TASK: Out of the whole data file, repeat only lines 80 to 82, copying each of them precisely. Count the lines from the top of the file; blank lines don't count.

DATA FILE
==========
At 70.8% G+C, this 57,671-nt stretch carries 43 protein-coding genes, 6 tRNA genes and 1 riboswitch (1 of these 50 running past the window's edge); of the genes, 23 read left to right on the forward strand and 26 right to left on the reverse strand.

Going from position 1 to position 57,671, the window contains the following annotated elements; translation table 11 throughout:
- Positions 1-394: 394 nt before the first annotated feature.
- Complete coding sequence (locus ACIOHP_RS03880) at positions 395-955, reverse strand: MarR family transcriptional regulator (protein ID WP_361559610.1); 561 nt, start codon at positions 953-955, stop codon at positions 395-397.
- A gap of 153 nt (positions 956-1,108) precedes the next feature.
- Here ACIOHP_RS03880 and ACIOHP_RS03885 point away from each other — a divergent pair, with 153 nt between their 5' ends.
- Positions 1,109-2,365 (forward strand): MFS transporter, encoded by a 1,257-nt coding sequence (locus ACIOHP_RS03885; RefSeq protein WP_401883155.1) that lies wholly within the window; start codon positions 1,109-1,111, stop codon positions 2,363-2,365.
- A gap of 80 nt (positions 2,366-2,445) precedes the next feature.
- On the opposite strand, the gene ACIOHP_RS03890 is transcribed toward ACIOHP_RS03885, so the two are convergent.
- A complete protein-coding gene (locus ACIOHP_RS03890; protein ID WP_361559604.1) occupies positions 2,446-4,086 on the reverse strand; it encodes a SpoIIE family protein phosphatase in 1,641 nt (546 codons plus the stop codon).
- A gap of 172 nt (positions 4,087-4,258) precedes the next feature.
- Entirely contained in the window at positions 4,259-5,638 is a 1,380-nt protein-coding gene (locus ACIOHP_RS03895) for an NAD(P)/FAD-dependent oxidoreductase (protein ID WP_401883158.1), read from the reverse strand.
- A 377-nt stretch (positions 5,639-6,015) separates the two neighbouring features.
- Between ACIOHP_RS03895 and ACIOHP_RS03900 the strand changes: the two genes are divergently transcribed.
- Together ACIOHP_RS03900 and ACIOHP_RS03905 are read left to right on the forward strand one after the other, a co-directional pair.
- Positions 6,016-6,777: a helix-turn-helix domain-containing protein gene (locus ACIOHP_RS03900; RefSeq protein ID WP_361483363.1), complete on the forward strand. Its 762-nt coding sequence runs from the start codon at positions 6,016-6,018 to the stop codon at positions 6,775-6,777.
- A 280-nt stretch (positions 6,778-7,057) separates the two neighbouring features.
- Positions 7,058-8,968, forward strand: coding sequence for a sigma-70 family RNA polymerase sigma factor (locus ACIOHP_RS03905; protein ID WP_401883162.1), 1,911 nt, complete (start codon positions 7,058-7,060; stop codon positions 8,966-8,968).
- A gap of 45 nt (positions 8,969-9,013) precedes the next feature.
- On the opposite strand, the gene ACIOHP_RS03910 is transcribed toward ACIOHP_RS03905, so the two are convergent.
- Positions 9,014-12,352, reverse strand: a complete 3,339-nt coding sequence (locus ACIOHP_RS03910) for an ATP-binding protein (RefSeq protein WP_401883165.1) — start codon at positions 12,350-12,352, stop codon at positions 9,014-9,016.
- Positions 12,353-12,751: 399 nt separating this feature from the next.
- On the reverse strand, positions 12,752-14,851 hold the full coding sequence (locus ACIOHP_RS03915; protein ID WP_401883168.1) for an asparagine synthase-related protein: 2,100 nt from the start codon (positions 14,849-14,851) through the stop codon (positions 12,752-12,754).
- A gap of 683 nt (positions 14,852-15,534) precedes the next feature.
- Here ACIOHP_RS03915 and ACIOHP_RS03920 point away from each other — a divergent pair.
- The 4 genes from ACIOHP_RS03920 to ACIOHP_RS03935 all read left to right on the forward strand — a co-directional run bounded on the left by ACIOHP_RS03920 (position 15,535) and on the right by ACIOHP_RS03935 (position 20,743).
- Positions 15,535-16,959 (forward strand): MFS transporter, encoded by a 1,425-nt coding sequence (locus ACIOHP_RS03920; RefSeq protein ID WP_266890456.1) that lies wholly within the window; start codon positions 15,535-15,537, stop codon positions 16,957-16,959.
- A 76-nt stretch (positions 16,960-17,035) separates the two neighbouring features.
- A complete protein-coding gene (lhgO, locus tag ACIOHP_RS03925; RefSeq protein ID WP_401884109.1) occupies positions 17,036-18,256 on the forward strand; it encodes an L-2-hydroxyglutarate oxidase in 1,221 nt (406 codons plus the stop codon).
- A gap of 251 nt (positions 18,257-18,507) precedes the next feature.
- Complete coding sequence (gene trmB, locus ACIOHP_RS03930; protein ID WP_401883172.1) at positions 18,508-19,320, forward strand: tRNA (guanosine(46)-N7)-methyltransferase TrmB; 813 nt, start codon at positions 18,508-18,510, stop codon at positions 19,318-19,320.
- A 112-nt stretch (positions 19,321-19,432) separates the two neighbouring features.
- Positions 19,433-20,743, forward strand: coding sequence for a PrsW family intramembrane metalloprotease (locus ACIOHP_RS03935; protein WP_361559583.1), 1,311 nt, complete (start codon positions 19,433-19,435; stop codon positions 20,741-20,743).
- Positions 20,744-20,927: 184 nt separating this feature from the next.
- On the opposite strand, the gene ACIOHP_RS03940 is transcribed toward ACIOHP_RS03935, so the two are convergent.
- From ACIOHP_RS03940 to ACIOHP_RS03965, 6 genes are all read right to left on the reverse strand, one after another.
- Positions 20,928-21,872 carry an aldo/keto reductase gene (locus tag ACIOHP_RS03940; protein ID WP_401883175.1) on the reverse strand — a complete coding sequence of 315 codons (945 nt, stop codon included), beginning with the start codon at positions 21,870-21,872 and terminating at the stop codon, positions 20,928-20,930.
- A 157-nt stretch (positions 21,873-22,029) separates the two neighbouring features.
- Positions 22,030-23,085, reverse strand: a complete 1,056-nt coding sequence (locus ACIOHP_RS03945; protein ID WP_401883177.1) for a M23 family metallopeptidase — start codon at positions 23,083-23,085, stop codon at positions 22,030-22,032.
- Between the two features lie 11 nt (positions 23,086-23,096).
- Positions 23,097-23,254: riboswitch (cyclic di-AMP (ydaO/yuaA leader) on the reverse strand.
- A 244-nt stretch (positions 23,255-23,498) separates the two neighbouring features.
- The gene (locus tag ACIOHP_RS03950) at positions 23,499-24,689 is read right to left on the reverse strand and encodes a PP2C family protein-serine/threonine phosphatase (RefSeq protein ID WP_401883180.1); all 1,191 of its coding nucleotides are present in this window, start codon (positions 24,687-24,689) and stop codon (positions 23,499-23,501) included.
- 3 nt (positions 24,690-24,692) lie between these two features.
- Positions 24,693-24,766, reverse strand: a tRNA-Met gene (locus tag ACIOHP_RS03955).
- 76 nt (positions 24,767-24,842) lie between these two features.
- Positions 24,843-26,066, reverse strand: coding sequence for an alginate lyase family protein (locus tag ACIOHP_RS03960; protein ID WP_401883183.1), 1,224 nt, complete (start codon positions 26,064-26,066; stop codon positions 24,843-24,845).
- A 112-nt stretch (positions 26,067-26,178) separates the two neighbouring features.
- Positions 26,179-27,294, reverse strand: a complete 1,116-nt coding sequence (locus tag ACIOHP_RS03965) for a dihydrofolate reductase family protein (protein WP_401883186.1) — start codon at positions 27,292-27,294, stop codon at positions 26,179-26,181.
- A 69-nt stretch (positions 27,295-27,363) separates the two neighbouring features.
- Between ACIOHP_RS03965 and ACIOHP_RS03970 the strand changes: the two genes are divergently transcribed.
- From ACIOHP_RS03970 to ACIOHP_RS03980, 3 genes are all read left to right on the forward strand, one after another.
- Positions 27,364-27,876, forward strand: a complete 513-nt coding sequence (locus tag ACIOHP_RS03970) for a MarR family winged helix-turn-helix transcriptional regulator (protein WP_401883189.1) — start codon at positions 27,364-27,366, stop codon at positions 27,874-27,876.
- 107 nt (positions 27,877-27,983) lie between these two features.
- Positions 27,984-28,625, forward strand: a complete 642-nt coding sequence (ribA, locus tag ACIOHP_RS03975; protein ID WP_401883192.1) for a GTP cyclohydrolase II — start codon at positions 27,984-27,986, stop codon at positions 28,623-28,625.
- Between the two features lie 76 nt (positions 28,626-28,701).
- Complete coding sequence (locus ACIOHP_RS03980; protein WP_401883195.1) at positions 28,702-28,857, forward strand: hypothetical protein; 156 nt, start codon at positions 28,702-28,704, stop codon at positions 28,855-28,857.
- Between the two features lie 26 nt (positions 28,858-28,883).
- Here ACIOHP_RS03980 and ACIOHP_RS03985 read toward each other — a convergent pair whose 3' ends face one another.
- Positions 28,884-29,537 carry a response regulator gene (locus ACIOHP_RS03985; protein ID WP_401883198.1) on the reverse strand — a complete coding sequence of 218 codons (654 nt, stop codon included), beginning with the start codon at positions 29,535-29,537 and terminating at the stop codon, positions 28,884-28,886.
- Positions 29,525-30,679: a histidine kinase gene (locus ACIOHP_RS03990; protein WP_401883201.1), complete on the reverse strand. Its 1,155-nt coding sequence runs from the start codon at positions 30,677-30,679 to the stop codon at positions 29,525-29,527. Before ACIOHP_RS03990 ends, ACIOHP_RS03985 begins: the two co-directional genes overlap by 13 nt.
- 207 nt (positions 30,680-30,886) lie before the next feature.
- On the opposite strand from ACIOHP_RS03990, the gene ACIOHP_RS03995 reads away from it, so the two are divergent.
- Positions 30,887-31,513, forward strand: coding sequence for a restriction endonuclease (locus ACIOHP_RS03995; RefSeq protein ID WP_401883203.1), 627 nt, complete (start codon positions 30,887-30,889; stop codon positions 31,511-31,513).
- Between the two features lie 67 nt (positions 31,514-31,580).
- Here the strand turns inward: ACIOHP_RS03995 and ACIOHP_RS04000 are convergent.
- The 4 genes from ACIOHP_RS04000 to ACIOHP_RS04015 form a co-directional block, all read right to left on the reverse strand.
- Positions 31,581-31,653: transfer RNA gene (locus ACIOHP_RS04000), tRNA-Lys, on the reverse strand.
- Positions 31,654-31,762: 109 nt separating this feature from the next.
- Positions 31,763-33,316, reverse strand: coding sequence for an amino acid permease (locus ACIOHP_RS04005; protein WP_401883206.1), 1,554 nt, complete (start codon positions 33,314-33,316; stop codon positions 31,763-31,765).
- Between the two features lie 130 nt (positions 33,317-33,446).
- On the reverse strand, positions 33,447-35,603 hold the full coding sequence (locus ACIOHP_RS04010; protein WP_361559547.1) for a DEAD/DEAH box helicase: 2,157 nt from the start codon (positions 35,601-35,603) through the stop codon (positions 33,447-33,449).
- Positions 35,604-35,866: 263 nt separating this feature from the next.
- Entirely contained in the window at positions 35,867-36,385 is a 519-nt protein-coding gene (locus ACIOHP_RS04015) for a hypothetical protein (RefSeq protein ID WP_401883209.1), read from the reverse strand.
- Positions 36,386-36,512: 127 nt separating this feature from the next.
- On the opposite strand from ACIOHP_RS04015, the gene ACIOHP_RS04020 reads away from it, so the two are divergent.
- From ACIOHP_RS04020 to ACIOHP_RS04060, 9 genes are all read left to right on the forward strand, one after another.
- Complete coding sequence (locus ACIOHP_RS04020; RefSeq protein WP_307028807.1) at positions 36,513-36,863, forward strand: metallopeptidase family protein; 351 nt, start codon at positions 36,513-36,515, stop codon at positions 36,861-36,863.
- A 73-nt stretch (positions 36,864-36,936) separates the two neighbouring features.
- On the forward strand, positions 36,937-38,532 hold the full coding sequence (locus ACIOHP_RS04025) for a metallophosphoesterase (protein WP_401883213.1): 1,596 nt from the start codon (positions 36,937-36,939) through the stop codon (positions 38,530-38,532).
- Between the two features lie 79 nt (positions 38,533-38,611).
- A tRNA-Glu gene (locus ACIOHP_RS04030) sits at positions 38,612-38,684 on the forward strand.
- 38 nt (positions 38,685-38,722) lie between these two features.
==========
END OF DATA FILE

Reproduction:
- On the forward strand, positions 36,937-38,532 hold the full coding sequence (locus ACIOHP_RS04025) for a metallophosphoesterase (protein WP_401883213.1): 1,596 nt from the start codon (positions 36,937-36,939) through the stop codon (positions 38,530-38,532).
- Between the two features lie 79 nt (positions 38,533-38,611).
- A tRNA-Glu gene (locus ACIOHP_RS04030) sits at positions 38,612-38,684 on the forward strand.